International Relations; International Political Theory; International Ethics
My research sits at the intersection of International Relations and Political Theory. I am primarily interested in the legacy of historical injustices in international politics, as well as varied approaches to global reconciliation, repair, and redress.
- Ph.D.: Politics and International Studies, (2020), University of Cambridge
- M.Phil.: Modern South Asian Studies, (2016), University of Cambridge
- B.A: English, (2009), Cornell University
I was born in Washington, DC, and have lived in five countries. I previously worked as a journalist in Delhi, India, and Washington, DC, before completing my MPhil and PhD at the University of Cambridge in the UK. In my free time, I enjoy running, basketball, guitar, and stand-up comedy.
Selected Awards and Honors
- Peter Katzenstein Prize for best first book in IR, comparative politics, and IPE, 2023
- Hedley Bull Prize, 2023 (honourable mention)
- Fellow of the Royal Historical Society, 2023-present
- ISA International Ethics Section Book Award, 2023
- ISA Theory Section Book Award, 2023 (honorable mention)
- ISA Online Media Caucus Award for Best Blog Post by a Junior Scholar, 2022
- Fellowship with the Higher Education Academy of the United Kingdom (FHEA), 2021-present
- College Excellence Teaching Commendation, Royal Holloway, University of London, 2021
- American Political Science Association (APSA) Public Scholar, 2019-2020
- Emanuel Miller Prize for Philosophy of Social Science, University of Cambridge, 2018
- Northedge Prize, Millennium: Journal of International Studies, 2018
- Cambridge International Trust Scholarship (£93,591), 2016-2020
- St. John’s College Scholarship, 2016-2020
- Henry Luce Scholar, 2013-2014
- Lerner, Adam B. From the Ashes of History: Collective Trauma and the Making of International Politics (Oxford University Press, March 2022) ISBN 13: 9780197623596
- Lerner, Adam B. and O’Loughlin, Ben. “Strategic Ontologies and Meso-Level Theoretical Innovation in International Politics” International Studies Quarterly, 67, no. 3: 1-13. https://doi.org/10.1093/isq/sqad058.
- Lerner, Adam B. “Harnessing Intuition and Disciplining Abstraction: Thought Experiments in International Relations” International Studies Quarterly, 67, no. 1: 1-10. https://doi.org/10.1093/isq/sqad015.
- Lerner, Adam B. “Pathological Nationalism? The Legacy of Crowd Psychology in International Theory.” International Affairs, 38, no. 3 (2022): 995-1012. https://doi.org/10.1093/ia/iiac020.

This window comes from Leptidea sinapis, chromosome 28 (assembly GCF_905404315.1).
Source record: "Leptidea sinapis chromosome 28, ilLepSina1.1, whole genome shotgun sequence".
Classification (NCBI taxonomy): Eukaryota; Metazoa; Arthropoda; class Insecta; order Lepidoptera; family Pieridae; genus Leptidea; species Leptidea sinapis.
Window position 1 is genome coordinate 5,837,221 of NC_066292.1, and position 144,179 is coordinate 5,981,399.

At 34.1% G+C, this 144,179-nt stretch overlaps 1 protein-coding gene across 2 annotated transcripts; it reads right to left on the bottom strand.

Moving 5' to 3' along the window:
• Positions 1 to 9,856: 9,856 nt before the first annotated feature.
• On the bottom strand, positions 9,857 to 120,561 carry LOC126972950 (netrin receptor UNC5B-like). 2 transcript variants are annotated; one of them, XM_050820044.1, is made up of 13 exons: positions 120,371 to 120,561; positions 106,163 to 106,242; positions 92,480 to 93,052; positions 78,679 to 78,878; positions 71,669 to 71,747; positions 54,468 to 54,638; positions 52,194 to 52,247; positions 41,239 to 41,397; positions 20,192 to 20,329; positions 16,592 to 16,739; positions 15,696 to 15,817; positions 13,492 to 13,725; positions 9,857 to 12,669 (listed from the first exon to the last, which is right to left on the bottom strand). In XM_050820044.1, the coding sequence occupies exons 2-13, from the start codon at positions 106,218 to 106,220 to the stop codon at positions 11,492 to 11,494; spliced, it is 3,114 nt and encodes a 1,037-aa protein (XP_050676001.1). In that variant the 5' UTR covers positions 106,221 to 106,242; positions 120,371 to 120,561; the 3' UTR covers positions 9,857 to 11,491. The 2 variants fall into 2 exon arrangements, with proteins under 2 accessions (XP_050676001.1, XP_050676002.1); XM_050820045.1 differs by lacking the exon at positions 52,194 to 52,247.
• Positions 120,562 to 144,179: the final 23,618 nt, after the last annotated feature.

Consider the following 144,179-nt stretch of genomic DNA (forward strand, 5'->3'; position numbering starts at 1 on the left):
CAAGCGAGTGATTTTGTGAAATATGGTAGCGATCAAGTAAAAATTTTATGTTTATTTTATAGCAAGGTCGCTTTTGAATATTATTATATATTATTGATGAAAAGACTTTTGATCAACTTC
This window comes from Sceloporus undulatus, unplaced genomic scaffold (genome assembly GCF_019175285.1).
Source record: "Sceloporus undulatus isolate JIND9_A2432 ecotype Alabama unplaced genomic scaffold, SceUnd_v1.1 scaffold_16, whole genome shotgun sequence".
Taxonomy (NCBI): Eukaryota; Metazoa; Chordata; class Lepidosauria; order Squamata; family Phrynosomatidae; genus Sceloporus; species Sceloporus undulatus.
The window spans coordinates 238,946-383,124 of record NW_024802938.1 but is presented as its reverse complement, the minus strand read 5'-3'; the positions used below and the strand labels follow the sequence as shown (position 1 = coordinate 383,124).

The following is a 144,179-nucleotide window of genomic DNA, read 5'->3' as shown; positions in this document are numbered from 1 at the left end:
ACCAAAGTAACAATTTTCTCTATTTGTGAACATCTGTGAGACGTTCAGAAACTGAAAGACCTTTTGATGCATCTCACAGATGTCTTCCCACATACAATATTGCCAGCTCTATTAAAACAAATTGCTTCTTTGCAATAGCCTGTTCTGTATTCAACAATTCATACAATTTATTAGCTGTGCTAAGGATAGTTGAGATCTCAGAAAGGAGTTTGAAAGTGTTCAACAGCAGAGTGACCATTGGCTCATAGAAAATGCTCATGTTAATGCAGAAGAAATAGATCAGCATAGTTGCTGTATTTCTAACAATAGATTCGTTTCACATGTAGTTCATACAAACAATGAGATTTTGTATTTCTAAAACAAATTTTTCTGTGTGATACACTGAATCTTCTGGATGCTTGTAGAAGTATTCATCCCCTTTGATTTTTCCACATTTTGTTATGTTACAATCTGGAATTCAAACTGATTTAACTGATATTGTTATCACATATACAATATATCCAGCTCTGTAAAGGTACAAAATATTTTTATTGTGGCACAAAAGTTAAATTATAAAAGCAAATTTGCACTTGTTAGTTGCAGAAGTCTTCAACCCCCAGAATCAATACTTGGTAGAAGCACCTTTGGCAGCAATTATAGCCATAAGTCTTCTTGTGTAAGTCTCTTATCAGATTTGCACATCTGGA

- Lerner, Adam B. “Blurring the Boundaries of War: PTSD in American Foreign Policy Discourse.” Perspectives on Politics, December 22, 2020: 1–18. https://doi.org/10.1017/S1537592720004223.
- Lerner, Adam B. “Theorizing Unpredictability in International Politics: A New Approach to Trump and the Trump Doctrine.” Cambridge Review of International Affairs 34, no. 3 (May 4, 2021): 360–82. https://doi.org/10.1080/09557571.2020.1842329.
- Lerner, Adam B. “What’s It like to Be a State? An Argument for State Consciousness.” International Theory 13, no. 2 (July 2021): 260–86. https://doi.org/10.1017/S1752971919000277.
- Lerner, Adam B. “The Uses and Abuses of Victimhood Nationalism in International Politics.” European Journal of International Relations 26, no. 1 (March 2020): 62–87. https://doi.org/10.1177/1354066119850249.
- Lerner, Adam B. “Theorizing Collective Trauma in International Political Economy.” International Studies Review 21, no. 4 (December 1, 2019): 549–71. https://doi.org/10.1093/isr/viy044.
- Lerner, Adam B. “Collective Trauma and the Evolution of Nehru’s Worldview: Uncovering the Roots of Nehruvian Non-Alignment.” International History Review 41, no. 6 (November 2, 2019): 1276–1300. https://doi.org/10.1080/07075332.2018.1473276.
- Lerner, Adam B. “Political Neo-Malthusianism and the Progression of India’s Green Revolution.” Journal of Contemporary Asia 48, no. 3 (May 27, 2018): 485–507. https://doi.org/10.1080/00472336.2017.1422187.
- Lerner, Adam B. “Manufactured Silence: Political Economy and Management Of The Bhopal Disaster.” Economic and Political Weekly 52, no. 30 (July 29, 2017): 57-65. https://www.epw.in/journal/2017/30/special-articles/manufactured-silence.html.